Even the youngest workers are affected by the gender pay gap, survey finds
Girl Guides of Canada survey finds that girls aged 12 to 18 earn $2.75 less per hour in summer jobs than boys
As the school year ends, teenagers across the country are securing work for the summer. These first jobs have benefits for young people, but a new report shows that they may also provide girls as young as 12 with their first experience with the gender pay gap.
Girl Guides of Canada partnered with Ipsos to ask youths aged 12 to 18 about their summer work in 2018. They found that just as Canadian women experience a gendered pay gap with men, Canadian girls also do with boys their same age.
The survey found that in full-time summer jobs in 2018, girls earned an average of $15.26 an hour, compared with $18.01 an hour for boys — a gap of $2.75 for every hour worked.
That gap was even wider for full-time informal work with family, friends or neighbours, like babysitting, with girls earning $8.67 hourly compared with $14.98 for boys — a gap of $6.31 per hour, and a wage for the girls that's lower than any minimum wage in Canada.
"We were actually surprised at Girl Guides of Canada that they were feeling this gender inequality quite so early," said Jill Zelmanovits, the CEO of Girl Guides of Canada.
But Kerri Neil, who published a report on the gender wage gap in Newfoundland and Labrador, said the disparities for teenaged workers mirror those seen in older ones. A payroll report by ADP Canada published earlier this year found women earn 25 per cent less than men in pay, bonuses and profit sharing, for example, and the St. John's Status of Women Council says the gender pay gap in Newfoundland and Labardor is the largest in Canada.
"I think it really hurts women," Neil said. "It really hurts families. And I think it really hurts our society."
First survey of its kind
Young women become aware of gendered discrimination at work in their teens. A nationwide survey of teen girls done by Girl Guides in 2017 found that 19 per cent of them were unmotivated to pursue their career of choice because of concerns they would be treated worse because they are female, and 24 per cent said they were unmotivated because they thought they would be compensated less than male colleagues.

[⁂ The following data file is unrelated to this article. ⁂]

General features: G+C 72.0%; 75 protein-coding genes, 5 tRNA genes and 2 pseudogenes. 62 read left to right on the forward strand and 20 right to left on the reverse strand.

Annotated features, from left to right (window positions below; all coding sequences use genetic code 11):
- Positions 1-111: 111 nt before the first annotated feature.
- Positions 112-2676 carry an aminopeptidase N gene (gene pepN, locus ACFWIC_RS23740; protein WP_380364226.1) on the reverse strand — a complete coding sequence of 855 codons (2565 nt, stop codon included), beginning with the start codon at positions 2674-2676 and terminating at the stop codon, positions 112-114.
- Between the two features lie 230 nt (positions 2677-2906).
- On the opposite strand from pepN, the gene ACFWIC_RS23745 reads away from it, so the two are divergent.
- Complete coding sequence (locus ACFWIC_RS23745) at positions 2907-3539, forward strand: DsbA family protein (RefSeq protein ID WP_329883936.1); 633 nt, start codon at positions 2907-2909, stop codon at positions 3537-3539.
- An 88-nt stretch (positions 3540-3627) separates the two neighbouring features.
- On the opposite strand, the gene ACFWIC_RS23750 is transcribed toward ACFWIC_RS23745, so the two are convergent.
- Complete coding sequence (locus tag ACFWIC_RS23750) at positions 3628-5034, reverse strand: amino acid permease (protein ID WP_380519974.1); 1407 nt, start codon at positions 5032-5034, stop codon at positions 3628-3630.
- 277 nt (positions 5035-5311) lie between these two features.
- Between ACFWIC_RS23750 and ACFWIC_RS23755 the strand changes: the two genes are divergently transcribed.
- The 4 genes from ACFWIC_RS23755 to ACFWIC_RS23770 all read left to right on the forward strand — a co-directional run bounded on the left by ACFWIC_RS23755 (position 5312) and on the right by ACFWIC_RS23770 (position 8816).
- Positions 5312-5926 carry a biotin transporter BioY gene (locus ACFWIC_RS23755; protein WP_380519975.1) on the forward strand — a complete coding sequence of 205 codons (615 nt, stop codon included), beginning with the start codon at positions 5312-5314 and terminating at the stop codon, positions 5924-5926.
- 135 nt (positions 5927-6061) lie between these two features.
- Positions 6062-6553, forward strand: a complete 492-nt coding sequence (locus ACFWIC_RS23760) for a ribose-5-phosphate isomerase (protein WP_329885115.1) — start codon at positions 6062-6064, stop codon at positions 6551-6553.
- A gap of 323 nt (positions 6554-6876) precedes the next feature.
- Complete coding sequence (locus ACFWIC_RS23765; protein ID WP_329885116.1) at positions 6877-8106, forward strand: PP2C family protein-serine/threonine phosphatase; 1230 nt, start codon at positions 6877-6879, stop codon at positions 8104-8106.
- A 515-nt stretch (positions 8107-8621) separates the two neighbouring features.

Even the very definition of work or a job is influenced by gender, the survey found. Girl Guides and Ipsos asked both girls and boys about their summer work experience in order to capture both traditional employment — for example, a part-time job at a retail store — and less-formal arrangements like babysitting or yard work.
The survey found that girls aged 16-18 were more likely to be working in summer jobs, while younger ones were more likely to be doing informal work for family, friends or neighbours. Also, girls who identified as black, Indigenous or Asian were more likely to spend their summers working full time in informal arrangements.
Just over a quarter of the girls who worked during the summer months were employed providing care for other people, for example in babysitting or doing elderly care. Girls were overrepresented in jobs of that type compared with boys, just as women are compared to men, Zelmanovits said.
Even if choosing a particular kind of work is a matter of personal preference, the wage disparities for caring work versus other types of employment still show how we undervalue work we see as traditionally done by women, Neil said.
"There is still this idea that caretaking is a woman's job — you know, women are more nurturing and better suited for that kind of work, it's assumed," she said.
"And I think because it's considered women's work, it is often devalued in the workplace."
For example, Neil said, the lower pay for caring jobs like babysitting reflects the low wages earned by early childhood educators, even when they have completed training programs that put their education level on par with more highly compensated jobs like truck driving.
It could be that people relying on younger workers to provide summer child care can't afford other options themselves, Neil said. Breaking that cycle requires changes on a wider level regarding child care, not just a shift in how much individual teenagers are making, she said.
"This is a problem for everyone, so that this kind of thing doesn't happen."
Tips for parents and teens
Actively talking to girls and young women about properly valuing their work, charging a reasonable hourly rate, and determining if a job pays fairly could help reduce these wage gaps, Zelmanovits said. Only two girls in 10 felt comfortable raising concerns about their compensation, she said.
"They felt like when they went into what the job situation was, they didn't really have the skill set to negotiate their value," she said.
For its part, Girl Guides has tips on its website for employers, girls and their parents, and plans to incorporate role play negotiation into its programming.
"We're actually able to teach girls and help them have some practice in a safe space," she said.
But Neil said while she's glad Girl Guides took the initiative to study this issue, it's unfair and unrealistic to expect teenagers to individually change a widespread situation that also affects adult women with more workplace experience.
"I think it's more up to society to change the way that we value women's work," she said.
Further research is needed, the report said, to determine whether the different representation of girls in certain kinds of work versus boys is a matter of girls choosing that work, or of them defaulting to it because of stereotypes and societal expectations.